Life in the Shadows: Hidden Children and the Holocaust
About the Exhibit
The United States Holocaust Memorial Museum’s traveling exhibition, “Life in Shadows: Hidden Children and the Holocaust,” will go on view at the Minnesota History Center on July 20.
This special exhibition tells the remarkable stories of the Nazis’ most vulnerable victims – Jewish children. Before the outbreak of World War II, approximately 1.6 million Jewish children lived in the countries eventually occupied by Germany and its allies. By the war’s end, between one and 1.5 million of those children were dead.
Thousands of Jewish children survived the Holocaust by having their Jewish identities disguised or by being hidden in attics, cellars, barns and sewers. For these children, going into hiding often meant leaving their families and identities behind. Those who could not pass as non-Jews endured extreme loneliness, physical pain and constant fear, often living silently in cramped, dark quarters. Life in hiding was never safe and was always fraught with danger, where a careless remark, a denunciation or the murmurings of inquisitive neighbors could lead to discovery and death.
“Children in hiding faced extraordinarily difficult circumstances during and after the war,” says the Holocaust Museum’s exhibition curator Steve Luckert. “Fear, isolation and frequent relocations were all part of daily life. Allied victory in 1945 brought no end to the pain felt by many hidden children who had lost their entire families. Some children were too young ever to have known their real parents and only learned about their true identities later in life. Others never came out of hiding.”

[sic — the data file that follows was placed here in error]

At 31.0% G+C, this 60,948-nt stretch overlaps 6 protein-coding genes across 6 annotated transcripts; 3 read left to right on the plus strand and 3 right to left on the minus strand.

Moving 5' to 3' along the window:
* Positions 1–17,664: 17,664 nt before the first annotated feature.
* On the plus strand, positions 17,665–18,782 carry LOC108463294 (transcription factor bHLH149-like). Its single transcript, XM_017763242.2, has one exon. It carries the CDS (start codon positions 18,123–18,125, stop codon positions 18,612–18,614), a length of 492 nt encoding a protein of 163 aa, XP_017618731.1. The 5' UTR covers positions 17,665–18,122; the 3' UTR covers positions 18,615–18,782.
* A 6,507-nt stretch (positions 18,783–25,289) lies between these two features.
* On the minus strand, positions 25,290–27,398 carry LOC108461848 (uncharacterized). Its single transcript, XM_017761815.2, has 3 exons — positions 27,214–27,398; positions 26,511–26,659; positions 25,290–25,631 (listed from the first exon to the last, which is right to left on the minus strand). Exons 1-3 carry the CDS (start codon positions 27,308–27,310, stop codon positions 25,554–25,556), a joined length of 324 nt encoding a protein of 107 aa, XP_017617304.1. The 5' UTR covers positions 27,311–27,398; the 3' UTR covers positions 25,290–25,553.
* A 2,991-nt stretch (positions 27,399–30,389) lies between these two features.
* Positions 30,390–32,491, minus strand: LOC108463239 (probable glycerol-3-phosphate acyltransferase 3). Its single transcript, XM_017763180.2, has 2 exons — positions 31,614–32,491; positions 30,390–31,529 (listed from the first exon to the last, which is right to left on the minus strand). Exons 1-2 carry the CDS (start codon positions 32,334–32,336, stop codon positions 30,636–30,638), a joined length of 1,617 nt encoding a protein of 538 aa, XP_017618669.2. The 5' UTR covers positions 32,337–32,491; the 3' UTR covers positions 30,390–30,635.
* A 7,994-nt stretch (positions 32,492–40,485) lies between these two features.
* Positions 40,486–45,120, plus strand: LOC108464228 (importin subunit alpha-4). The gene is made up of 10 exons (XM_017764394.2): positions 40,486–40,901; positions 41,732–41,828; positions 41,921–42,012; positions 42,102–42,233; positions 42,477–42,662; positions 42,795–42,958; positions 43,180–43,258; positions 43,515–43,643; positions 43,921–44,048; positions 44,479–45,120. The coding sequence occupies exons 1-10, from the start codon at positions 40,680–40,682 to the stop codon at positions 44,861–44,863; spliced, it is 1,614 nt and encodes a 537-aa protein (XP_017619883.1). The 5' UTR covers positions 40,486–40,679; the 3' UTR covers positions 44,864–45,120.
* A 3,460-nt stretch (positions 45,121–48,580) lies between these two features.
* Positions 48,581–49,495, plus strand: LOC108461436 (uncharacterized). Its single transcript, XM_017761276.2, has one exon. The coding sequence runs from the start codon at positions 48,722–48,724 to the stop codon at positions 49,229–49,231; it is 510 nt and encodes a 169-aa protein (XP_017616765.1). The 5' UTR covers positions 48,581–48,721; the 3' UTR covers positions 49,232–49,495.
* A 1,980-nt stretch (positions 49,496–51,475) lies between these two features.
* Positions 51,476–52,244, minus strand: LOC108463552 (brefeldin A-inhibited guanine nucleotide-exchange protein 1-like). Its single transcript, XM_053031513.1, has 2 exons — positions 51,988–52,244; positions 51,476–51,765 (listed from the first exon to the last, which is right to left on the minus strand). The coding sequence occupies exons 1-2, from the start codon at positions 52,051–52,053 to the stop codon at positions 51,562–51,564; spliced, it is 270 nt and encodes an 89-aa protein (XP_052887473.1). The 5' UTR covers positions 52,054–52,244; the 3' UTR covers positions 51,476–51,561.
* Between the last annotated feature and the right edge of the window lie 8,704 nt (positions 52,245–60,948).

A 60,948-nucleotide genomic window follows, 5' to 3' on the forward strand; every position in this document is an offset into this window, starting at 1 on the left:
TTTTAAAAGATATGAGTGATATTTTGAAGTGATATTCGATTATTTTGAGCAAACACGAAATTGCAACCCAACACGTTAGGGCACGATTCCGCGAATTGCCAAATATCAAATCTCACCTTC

After the war, a new saga in the story of these children began. Surviving parents sought out children they had placed in convents, orphanages or with foster families. Local Jewish committees in Europe tried to register the living and account for the dead. In many cases the quest for family involved traumatic soul-searching for children to rediscover who they were.
The lives of the brave people who concealed or rescued children are also highlighted in the exhibition – the remarkable individuals who tried to save lives while risking their own. In German-occupied Europe, the penalties for hiding a Jew were often severe, including imprisonment in a concentration camp or death.
“This exhibition brings to life the heart-rending and riveting stories of the Holocaust’s youngest victims and of those who, at great personal risk, dared to protect them,” says Society Director Nina Archabal. “I hope that all Minnesotans will take the opportunity to explore these moving stories.”
The exhibitions' Minnesota showing is sponsored by Target. Funding for educational programs was provided by the Jay and Rose Phillips Family Foundation.